On this topic, Cooper spoke of continued improvements to CN’s line, work that has since taken place by twinning the track in key locations, and extending the depth of tunnels to allow rail cars to transport double-stacked containers to and from the growing port at Prince Rupert.
He was also correct in saying there’d be pavement into the Nass Valley, a bridge to Greenville in the Nass and a vehicle bridge spanning the Nass River to Gitwinksihlkw.
What he didn’t foresee, and which did take place, was the extension of the Nass Valley road system past Greenville to Gingolx at the mouth of the Nass River.
Cooper was on solid ground, noted Strachan, listing “better service buildings, a longer runway and landing limits that will be reduced even more” at the then-called Terrace-Kitimat Airport since renamed the Northwest Regional Airport.
All that has taken place, specifically with a much improved landing system that has done away with the airport’s historical reputation as an unreliable facility particularly during winter weather.
The airport continues to be improved as witnessed by the ongoing work to enlarge and modernize both its departure and arrival facilities.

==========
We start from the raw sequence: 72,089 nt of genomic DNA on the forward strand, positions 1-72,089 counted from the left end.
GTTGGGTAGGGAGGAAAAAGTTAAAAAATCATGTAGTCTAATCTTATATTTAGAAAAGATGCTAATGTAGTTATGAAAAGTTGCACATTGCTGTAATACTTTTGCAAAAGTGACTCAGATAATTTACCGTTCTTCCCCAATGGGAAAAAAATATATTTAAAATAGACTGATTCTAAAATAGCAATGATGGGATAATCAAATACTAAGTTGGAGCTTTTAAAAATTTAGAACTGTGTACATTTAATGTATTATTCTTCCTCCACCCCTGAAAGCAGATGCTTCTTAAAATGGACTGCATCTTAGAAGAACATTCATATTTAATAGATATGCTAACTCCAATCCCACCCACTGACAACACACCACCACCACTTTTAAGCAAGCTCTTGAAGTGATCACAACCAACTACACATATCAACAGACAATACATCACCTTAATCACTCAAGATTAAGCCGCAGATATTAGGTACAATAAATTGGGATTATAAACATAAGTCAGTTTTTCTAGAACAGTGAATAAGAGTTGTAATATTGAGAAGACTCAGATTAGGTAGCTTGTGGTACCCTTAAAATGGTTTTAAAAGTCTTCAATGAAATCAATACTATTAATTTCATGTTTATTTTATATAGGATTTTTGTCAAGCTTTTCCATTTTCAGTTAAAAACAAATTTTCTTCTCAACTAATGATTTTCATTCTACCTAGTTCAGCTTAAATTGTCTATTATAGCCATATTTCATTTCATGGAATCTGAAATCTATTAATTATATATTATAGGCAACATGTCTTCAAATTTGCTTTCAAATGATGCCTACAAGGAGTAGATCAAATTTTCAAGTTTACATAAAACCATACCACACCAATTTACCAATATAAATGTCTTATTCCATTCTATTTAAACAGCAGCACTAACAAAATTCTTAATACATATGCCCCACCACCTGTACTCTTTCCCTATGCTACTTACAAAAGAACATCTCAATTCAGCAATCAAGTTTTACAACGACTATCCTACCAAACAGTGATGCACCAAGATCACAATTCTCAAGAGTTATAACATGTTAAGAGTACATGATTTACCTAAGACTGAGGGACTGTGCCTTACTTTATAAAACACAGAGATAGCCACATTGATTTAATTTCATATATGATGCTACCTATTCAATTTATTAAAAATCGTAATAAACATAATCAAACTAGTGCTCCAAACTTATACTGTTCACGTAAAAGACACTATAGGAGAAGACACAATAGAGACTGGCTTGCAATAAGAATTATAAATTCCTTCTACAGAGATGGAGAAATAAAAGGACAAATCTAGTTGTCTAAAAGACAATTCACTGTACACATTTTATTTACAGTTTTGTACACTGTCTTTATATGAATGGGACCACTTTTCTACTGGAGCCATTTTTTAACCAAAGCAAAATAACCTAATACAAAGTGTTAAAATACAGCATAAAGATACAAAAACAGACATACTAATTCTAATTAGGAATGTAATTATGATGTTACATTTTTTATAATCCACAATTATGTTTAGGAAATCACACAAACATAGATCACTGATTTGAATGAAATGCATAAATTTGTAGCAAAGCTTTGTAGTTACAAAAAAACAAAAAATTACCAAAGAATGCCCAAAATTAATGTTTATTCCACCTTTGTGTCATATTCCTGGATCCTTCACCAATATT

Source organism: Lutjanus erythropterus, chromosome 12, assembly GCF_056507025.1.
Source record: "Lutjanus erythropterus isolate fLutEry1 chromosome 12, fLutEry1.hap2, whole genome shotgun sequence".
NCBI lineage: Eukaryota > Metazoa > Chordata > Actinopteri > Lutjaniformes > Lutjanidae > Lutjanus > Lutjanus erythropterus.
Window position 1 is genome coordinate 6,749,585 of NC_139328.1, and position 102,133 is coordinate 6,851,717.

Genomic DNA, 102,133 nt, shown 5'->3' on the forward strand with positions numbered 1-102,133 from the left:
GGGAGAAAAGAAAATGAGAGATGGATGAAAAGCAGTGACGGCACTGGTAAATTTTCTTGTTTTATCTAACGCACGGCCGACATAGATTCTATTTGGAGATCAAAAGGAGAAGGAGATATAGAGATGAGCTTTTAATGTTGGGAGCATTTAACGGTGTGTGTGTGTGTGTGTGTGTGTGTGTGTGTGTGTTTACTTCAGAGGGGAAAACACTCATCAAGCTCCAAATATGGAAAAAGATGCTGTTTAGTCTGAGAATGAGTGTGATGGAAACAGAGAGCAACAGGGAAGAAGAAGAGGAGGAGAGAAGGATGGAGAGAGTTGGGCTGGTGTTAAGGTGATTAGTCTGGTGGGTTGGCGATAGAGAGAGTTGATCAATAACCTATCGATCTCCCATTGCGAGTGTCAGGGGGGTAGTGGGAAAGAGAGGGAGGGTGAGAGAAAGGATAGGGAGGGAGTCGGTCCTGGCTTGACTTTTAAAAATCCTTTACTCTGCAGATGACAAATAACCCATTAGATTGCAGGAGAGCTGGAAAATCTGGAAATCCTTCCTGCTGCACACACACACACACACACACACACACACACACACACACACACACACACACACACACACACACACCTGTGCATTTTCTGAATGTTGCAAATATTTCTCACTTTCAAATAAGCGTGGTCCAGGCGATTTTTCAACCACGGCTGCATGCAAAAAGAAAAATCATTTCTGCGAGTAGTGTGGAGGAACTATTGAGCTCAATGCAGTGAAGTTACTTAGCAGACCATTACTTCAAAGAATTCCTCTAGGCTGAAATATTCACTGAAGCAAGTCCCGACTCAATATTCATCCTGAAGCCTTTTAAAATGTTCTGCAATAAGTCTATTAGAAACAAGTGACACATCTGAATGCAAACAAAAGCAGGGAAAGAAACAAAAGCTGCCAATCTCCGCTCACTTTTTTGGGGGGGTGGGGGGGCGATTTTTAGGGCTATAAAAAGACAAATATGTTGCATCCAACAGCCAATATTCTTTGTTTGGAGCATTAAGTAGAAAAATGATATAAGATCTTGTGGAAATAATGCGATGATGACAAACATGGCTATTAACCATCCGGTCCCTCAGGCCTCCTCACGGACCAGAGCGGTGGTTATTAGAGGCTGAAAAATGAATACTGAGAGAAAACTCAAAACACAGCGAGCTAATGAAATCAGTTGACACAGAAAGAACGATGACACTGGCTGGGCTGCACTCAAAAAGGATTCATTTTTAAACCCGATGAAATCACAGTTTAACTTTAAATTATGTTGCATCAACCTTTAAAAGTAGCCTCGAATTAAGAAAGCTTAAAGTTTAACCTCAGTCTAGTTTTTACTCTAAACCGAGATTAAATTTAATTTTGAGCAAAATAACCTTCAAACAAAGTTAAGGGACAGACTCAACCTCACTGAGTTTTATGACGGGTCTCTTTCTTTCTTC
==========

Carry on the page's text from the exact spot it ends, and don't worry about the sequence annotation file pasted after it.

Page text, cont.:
Still unrealized, however, was Cooper’s assertion the airport would attract international traffic to “avoid the Vancouver congestion.”
As for Hwy16, one of Cooper’s predictions, more overpasses for traffic to eliminate CN level crossings, is about to come true with the start of a $37 million project to go over the level crossing approximately 45 km west of Terrace.
Back in 1990 Terrace was a forest-dependent community and Cooper was certain that would continue, based on the purchase by West Fraser of Skeena Sawmills here and the then-new Repap/Skeena Cellulose sawmill in Terrace.
But subsequent events driven by markets, the overall stability of forestry companies and the quantity and type of timber available for harvest overtook Cooper.